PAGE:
“You’ve gotta face up to the past, because that’s haunting you, because there’s a lot of mistrust in the community,” Whitt told Matthes. “If you make an effort to do something, nobody’s going to believe you, because you haven’t dealt with the past. So I said, ‘Let’s deal with the past, and then we can move forward.’”
Canvassing the community
Whitt first wanted to identify the minority and female businesses in the community. He created the Minority & Women Owned Business Directory to list business owners in Columbia that possess certifications such as Minority Business Enterprise (MBE) or Women Owned Business Enterprise (WBE).
In the first year, the directory identified 135 businesses owned by minorities or women. Three years later, that number had jumped to to 186.
According to the Missouri Office of Equal Opportunity, to obtain a certification, at least 51 percent of the business must be owned by a minority and/or female. Out of 186 listed businesses, there are 118 MBE and 95 WBE in the database. Certification gives minority businesses a leg up in winning city, state and federal contracts.
Whitt encourages all businesses that are eligible to become certified. Aside from creating and updating the database, he provides counseling, education on certifications and networking opportunities with groups such as the Columbia Chamber of Commerce for current and potential minority businesses at REDI.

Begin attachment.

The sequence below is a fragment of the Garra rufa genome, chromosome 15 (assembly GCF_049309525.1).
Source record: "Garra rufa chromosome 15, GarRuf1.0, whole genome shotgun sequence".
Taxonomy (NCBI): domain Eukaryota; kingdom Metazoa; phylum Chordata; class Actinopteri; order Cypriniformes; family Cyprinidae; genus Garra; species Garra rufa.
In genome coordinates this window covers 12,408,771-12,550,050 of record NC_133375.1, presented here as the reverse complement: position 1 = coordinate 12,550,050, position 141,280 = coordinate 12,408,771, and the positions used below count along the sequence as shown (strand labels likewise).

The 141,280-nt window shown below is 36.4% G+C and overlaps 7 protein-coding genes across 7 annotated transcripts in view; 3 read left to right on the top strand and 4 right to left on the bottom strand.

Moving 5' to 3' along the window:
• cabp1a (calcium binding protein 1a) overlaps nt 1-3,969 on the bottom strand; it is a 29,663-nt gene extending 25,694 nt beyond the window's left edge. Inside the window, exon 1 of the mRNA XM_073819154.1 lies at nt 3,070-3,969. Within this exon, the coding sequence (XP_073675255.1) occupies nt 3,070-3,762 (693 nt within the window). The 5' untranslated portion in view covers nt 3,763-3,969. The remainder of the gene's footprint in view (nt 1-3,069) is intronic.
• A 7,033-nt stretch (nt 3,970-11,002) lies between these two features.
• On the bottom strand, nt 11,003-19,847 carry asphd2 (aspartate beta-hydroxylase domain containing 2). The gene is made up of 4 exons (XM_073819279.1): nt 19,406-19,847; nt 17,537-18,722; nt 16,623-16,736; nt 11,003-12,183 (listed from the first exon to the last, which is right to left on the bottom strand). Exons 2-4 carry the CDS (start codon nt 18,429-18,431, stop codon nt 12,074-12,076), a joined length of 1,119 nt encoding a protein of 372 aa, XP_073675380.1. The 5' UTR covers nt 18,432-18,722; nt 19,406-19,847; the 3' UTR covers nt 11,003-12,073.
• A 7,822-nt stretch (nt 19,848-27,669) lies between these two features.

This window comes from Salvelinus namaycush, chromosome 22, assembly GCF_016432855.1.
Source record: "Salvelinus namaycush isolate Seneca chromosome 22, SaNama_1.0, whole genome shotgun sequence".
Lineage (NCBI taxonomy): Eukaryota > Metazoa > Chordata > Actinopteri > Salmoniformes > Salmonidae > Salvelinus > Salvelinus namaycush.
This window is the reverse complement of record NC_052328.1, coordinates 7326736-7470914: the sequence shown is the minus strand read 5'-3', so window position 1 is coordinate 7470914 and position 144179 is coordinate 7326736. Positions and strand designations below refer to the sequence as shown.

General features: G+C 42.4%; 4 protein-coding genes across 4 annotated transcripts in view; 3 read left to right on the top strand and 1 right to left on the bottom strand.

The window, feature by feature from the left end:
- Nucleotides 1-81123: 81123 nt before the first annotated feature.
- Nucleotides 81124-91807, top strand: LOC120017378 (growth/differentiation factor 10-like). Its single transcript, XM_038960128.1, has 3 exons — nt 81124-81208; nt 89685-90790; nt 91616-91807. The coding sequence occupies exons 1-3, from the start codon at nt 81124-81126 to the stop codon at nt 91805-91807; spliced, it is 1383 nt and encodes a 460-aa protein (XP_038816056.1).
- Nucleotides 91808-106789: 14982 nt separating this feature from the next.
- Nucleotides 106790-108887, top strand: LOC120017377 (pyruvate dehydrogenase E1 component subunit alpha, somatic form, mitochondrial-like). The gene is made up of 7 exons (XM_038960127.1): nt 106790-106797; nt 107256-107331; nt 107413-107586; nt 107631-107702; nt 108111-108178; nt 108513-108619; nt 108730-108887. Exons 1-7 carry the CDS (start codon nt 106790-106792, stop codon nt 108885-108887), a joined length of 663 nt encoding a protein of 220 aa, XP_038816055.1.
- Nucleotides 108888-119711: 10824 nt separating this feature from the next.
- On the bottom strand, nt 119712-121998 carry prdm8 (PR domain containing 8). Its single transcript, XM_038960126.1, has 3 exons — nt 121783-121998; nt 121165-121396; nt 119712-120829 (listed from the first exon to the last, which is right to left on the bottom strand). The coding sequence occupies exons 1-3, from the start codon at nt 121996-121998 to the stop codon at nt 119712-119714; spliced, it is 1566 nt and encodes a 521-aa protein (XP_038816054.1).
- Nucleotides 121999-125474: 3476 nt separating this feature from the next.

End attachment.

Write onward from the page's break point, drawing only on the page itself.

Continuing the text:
HB-A Consulting is one of 18 minority- or female-owned consulting agencies certified in Columbia and one of REDI’s clients. Holly Burton-Aro, a management consultant for environmental engineers, found that a WBE certification would benefit her.
“In coming to Columbia and sort of the combination of my background, it was just a little difficult to find something, a job, that I felt would be in line with sort of the diverse background that I’ve had, because I’m not a typical engineer,” Burton-Aro said.
She was fascinated by water as a child and later studied water and solid waste. She earned her bachelor’s and master’s degrees in engineering at McGill University in Montreal.
After completing an in-depth application process, Burton-Aro found the MBE and WBE certifications would be most beneficial for her. While it helped her land a big project, she said the certification is just “icing on the cake.”
“It doesn’t matter whether you have the MBE certification or not; there’s still a lot of work you need to do to get work,” Burton-Aro said. “It may differentiate you from another company if there’s an MBE requirement, but it’s still about relationships. It’s still about doing good work that makes other companies want to work with you.”
While various MBE directories can help connect minority-owned businesses with prime contractors and knowledge of upcoming opportunities, Burton-Aro said, bigger companies sometimes misinterpret the type of services that a small business owner can provide.